For the third year, Ottawa police will be cracking down on rowdy university students with a zero-tolerance policy on noise complaints and public drinking.

The campaign will run for the next two weeks, targeting university campuses and neighbourhoods with high numbers of students.

si-ott-chris-collmorgen-220

Chris Collmorgen of the Sandy Hill Town and Gown Committee says education is important, but enforcement drives the message home. (CBC)

Bylaw officers and volunteers are also taking part in the campaign with educational outreach.

In neighbourhoods such as Sandy Hill, where loud parties have often been a problem at the start of each school year, community groups have been pushing for a zero-tolerance campaign in conjunction with an educational approach.

"If there are only ever warnings given, as things were done in the past, then the message never really does get through," said Christopher Collmorgen, a member of the Sandy Hill Town and Gown Committee.

"If there's no consequence, then they're just going to keep on pushing the boundaries and it's important for us to very clearly draw the boundaries."

Last week, the Sandy Hill Town and Gown committee teamed up with students to hand out information packs to hundreds of homes in the neighbourhood.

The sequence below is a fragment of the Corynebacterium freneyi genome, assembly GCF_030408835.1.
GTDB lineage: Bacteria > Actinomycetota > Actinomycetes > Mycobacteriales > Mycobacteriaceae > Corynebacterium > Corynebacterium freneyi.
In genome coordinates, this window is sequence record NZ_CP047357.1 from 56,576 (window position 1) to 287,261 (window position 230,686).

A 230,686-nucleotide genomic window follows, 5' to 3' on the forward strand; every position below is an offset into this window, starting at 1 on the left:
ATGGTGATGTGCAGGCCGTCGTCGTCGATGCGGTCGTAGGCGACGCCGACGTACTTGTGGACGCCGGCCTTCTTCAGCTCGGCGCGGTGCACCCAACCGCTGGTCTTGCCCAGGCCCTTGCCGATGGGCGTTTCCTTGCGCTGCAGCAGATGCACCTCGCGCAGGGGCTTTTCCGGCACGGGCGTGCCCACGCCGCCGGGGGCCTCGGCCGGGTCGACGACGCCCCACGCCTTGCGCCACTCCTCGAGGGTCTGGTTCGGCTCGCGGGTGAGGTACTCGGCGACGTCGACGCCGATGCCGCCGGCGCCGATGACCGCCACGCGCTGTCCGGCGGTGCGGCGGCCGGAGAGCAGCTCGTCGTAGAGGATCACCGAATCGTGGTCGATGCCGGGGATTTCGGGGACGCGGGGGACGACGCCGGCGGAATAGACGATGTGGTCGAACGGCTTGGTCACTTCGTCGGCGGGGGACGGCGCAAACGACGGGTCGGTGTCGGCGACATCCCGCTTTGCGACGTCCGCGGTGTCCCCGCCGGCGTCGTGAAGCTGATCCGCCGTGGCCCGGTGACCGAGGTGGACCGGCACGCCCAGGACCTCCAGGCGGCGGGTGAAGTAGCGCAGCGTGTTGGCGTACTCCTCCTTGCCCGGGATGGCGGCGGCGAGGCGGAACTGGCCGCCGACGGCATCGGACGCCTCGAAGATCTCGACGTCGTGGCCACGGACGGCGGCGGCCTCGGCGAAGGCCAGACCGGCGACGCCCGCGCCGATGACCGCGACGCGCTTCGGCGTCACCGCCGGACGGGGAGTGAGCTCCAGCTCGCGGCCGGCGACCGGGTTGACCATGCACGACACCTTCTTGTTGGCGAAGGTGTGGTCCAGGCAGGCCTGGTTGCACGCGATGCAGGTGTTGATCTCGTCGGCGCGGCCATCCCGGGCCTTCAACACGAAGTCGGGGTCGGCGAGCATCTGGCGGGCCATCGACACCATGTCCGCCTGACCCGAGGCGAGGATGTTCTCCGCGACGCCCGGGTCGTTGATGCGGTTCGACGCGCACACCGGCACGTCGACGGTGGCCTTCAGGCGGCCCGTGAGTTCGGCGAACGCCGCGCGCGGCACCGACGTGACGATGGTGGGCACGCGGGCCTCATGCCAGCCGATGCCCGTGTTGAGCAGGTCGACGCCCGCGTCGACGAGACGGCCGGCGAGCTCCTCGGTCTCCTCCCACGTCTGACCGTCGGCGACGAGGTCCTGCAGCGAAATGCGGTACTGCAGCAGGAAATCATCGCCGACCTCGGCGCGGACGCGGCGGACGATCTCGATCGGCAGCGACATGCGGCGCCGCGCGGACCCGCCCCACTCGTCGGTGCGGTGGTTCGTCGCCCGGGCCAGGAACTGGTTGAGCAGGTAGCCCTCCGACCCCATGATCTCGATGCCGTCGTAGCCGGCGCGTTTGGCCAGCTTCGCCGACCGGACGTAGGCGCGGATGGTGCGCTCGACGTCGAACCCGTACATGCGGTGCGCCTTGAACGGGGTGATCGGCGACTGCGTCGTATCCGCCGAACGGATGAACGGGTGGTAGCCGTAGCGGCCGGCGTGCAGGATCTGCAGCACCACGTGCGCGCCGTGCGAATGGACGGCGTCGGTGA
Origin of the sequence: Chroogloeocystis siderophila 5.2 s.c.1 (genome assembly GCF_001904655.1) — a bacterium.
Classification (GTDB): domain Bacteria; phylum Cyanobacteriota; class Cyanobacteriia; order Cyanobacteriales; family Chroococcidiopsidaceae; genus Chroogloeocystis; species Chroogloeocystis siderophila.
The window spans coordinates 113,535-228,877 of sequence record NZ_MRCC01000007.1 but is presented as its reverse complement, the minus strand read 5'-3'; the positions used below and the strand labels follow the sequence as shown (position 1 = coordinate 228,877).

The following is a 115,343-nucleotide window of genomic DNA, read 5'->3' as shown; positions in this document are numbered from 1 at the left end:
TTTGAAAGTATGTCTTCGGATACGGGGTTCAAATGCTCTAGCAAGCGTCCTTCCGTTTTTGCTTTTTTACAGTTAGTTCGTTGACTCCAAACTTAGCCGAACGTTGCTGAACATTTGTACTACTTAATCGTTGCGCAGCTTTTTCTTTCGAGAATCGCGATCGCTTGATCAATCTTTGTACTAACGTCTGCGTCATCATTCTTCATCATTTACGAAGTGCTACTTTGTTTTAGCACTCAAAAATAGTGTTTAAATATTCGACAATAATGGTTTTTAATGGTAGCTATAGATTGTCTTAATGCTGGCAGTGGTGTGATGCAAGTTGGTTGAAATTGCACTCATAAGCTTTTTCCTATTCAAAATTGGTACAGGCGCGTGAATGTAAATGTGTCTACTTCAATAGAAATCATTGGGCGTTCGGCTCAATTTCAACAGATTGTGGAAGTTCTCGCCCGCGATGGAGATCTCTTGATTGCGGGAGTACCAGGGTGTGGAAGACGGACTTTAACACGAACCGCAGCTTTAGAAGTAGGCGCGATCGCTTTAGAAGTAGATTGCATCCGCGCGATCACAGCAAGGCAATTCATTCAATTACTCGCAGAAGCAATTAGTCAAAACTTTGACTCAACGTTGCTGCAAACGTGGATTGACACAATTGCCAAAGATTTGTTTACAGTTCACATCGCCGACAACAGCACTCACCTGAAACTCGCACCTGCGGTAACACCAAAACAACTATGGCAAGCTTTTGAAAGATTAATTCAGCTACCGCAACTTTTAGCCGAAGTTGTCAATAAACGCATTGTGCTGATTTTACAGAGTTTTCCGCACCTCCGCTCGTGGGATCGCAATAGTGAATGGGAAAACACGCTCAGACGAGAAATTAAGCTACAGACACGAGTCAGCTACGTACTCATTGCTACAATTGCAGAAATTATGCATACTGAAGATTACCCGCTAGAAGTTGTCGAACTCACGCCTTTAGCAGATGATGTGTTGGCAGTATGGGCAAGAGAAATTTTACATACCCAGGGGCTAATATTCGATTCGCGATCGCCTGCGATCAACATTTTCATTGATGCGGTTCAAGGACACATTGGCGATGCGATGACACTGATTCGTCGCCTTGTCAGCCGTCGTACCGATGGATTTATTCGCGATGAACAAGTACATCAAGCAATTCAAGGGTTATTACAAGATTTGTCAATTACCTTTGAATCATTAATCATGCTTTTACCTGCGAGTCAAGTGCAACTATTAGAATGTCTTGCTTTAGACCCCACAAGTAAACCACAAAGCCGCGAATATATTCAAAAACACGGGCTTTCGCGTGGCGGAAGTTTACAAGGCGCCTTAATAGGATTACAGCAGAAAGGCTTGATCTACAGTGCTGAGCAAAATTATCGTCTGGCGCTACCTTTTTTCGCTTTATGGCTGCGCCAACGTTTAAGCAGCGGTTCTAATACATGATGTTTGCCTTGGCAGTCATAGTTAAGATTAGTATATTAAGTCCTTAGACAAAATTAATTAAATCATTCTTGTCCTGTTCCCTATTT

si-ott-chris-hynes-220

Chris Hynes of the University of Ottawa Students Federation says some students living on their own for the first time have a learning curve when it comes to being a good neighbour. (CBC)

Ottawa police spokesman Const. Marc Soucy said noise complaints are frequent at this time of year. For the next two weeks, police will ticket students who throw out-of-hand parties.

"Our message to them is, don't invite [us] to your party," he said.

Chris Hynes, vice-president of university affairs for the University of Ottawa Students Federation, said there's a time and a place for parties but that students can still be good neighbours.

"I think there's a learning curve. Students are away from home for the first time, it might be their first time living in a community without family and things like that. We're just doing our best to make sure that we educate them," Hynes said.